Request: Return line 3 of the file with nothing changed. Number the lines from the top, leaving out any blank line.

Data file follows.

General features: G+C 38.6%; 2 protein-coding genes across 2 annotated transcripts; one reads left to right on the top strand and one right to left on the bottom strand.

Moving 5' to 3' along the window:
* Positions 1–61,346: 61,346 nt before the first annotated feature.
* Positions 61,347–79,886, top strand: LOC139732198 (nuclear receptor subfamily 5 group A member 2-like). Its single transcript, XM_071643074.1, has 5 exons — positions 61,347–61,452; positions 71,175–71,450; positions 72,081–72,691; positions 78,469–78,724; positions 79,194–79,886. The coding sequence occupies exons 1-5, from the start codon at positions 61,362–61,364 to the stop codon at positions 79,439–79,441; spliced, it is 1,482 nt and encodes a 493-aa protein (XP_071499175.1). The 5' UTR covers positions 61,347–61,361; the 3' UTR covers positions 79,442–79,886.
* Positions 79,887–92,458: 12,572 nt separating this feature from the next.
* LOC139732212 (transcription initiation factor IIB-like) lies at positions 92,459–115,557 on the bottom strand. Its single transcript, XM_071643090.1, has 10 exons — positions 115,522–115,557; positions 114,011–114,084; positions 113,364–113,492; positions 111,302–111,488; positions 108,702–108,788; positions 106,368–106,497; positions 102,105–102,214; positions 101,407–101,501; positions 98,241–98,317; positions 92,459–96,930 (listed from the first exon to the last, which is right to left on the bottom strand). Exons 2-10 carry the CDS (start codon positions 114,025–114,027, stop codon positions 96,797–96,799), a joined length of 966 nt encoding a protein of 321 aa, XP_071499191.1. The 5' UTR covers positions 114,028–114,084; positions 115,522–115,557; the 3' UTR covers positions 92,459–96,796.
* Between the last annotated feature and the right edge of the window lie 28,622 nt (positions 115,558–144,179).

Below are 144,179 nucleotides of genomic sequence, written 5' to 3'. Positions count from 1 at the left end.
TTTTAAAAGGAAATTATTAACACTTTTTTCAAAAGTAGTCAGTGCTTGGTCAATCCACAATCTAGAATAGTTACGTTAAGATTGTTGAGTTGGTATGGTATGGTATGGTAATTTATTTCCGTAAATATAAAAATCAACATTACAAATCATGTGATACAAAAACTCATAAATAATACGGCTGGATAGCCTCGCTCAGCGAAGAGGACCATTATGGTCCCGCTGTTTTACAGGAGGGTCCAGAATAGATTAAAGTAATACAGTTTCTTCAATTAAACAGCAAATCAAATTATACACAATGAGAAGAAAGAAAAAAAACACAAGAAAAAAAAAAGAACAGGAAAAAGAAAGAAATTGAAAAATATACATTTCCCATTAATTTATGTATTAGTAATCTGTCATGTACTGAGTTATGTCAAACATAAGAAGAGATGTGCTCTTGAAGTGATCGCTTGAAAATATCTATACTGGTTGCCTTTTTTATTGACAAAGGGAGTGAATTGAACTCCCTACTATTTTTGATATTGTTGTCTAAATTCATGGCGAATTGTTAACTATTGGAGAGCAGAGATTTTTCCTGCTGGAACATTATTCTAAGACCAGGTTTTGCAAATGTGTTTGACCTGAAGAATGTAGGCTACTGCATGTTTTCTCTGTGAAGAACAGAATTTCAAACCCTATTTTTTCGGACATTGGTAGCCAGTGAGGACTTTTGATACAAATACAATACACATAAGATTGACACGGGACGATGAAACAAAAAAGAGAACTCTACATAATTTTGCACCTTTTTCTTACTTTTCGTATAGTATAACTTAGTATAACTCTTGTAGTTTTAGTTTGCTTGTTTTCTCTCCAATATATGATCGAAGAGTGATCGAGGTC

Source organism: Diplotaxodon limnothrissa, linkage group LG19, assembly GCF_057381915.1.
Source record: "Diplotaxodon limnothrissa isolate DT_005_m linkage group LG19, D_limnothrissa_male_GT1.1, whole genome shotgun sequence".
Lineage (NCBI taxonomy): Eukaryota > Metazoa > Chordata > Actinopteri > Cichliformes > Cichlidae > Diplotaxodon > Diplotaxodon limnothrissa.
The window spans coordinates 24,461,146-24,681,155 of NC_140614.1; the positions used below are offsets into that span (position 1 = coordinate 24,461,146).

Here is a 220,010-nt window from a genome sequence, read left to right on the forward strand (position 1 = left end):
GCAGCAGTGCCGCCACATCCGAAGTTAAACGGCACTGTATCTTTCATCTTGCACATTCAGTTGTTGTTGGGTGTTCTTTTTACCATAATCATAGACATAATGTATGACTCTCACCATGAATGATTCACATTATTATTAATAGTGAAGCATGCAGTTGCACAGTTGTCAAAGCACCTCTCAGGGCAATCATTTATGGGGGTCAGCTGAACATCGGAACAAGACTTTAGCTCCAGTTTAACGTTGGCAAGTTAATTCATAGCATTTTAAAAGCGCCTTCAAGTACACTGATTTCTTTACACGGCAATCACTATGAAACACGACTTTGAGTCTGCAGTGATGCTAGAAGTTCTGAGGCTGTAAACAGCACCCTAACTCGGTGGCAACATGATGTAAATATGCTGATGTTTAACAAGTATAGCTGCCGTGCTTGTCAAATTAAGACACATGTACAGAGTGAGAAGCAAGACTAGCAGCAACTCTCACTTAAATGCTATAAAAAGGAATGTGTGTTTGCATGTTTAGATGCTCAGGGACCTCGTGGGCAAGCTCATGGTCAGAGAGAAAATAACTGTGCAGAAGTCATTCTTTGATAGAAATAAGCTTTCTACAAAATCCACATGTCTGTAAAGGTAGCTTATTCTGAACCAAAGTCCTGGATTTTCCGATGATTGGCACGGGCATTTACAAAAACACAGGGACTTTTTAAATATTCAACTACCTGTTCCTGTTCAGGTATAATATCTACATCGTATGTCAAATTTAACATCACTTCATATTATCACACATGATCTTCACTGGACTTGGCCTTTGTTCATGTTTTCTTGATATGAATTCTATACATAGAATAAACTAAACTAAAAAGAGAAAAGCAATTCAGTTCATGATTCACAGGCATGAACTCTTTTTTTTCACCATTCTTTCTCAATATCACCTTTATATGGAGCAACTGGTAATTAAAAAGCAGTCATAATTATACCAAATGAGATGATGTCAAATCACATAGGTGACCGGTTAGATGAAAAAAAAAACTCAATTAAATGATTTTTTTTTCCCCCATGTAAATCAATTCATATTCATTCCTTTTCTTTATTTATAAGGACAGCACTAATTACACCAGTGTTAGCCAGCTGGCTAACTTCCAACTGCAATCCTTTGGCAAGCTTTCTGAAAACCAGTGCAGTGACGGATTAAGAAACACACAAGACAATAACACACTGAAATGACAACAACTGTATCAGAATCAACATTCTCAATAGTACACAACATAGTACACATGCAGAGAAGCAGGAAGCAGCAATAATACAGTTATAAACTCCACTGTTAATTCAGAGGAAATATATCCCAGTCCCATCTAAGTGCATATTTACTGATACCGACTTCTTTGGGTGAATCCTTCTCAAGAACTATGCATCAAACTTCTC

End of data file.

* Positions 1–61,346: 61,346 nt before the first annotated feature.